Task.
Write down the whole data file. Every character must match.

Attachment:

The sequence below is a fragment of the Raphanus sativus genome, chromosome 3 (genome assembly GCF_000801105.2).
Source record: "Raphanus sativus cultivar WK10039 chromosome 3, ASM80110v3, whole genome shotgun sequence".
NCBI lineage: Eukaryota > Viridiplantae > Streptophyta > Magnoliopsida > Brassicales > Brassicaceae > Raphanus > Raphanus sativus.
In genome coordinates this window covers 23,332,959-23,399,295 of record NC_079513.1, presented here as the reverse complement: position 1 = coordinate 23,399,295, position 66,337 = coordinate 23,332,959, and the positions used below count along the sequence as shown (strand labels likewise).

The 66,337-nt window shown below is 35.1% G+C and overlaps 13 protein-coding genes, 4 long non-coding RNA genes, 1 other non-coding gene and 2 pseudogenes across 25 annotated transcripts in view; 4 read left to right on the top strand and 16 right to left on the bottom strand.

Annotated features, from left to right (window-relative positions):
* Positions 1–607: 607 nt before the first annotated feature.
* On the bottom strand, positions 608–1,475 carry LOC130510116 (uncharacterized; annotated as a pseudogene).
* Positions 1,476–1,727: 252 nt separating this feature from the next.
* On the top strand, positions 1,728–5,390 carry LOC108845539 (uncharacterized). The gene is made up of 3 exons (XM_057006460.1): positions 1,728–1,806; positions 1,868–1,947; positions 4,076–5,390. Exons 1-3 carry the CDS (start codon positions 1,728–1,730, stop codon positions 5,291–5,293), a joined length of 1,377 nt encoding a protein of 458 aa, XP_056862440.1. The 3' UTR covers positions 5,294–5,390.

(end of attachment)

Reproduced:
The sequence below is a fragment of the Raphanus sativus genome, chromosome 3 (genome assembly GCF_000801105.2).
Source record: "Raphanus sativus cultivar WK10039 chromosome 3, ASM80110v3, whole genome shotgun sequence".
NCBI lineage: Eukaryota > Viridiplantae > Streptophyta > Magnoliopsida > Brassicales > Brassicaceae > Raphanus > Raphanus sativus.
In genome coordinates this window covers 23,332,959-23,399,295 of record NC_079513.1, presented here as the reverse complement: position 1 = coordinate 23,399,295, position 66,337 = coordinate 23,332,959, and the positions used below count along the sequence as shown (strand labels likewise).

The 66,337-nt window shown below is 35.1% G+C and overlaps 13 protein-coding genes, 4 long non-coding RNA genes, 1 other non-coding gene and 2 pseudogenes across 25 annotated transcripts in view; 4 read left to right on the top strand and 16 right to left on the bottom strand.

Annotated features, from left to right (window-relative positions):
* Positions 1–607: 607 nt before the first annotated feature.
* On the bottom strand, positions 608–1,475 carry LOC130510116 (uncharacterized; annotated as a pseudogene).
* Positions 1,476–1,727: 252 nt separating this feature from the next.
* On the top strand, positions 1,728–5,390 carry LOC108845539 (uncharacterized). The gene is made up of 3 exons (XM_057006460.1): positions 1,728–1,806; positions 1,868–1,947; positions 4,076–5,390. Exons 1-3 carry the CDS (start codon positions 1,728–1,730, stop codon positions 5,291–5,293), a joined length of 1,377 nt encoding a protein of 458 aa, XP_056862440.1. The 3' UTR covers positions 5,294–5,390.